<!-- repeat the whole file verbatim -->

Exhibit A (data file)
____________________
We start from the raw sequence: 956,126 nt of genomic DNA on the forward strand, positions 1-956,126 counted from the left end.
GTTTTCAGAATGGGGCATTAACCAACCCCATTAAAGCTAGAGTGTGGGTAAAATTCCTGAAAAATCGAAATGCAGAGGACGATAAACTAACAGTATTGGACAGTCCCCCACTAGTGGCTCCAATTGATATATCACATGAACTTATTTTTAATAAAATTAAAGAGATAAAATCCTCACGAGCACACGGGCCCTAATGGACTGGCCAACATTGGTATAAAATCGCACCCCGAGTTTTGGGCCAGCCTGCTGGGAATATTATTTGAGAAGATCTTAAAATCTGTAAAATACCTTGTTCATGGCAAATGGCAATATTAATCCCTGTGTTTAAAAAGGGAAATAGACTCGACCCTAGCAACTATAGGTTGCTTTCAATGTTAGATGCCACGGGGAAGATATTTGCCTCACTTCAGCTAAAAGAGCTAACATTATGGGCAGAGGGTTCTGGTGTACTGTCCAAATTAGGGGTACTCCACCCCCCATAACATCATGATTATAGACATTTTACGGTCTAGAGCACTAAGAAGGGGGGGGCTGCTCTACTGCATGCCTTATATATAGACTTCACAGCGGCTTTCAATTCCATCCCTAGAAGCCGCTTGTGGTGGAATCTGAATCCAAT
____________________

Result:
We start from the raw sequence: 956,126 nt of genomic DNA on the forward strand, positions 1-956,126 counted from the left end.
GTTTTCAGAATGGGGCATTAACCAACCCCATTAAAGCTAGAGTGTGGGTAAAATTCCTGAAAAATCGAAATGCAGAGGACGATAAACTAACAGTATTGGACAGTCCCCCACTAGTGGCTCCAATTGATATATCACATGAACTTATTTTTAATAAAATTAAAGAGATAAAATCCTCACGAGCACACGGGCCCTAATGGACTGGCCAACATTGGTATAAAATCGCACCCCGAGTTTTGGGCCAGCCTGCTGGGAATATTATTTGAGAAGATCTTAAAATCTGTAAAATACCTTGTTCATGGCAAATGGCAATATTAATCCCTGTGTTTAAAAAGGGAAATAGACTCGACCCTAGCAACTATAGGTTGCTTTCAATGTTAGATGCCACGGGGAAGATATTTGCCTCACTTCAGCTAAAAGAGCTAACATTATGGGCAGAGGGTTCTGGTGTACTGTCCAAATTAGGGGTACTCCACCCCCCATAACATCATGATTATAGACATTTTACGGTCTAGAGCACTAAGAAGGGGGGGGCTGCTCTACTGCATGCCTTATATATAGACTTCACAGCGGCTTTCAATTCCATCCCTAGAAGCCGCTTGTGGTGGAATCTGAATCCAAT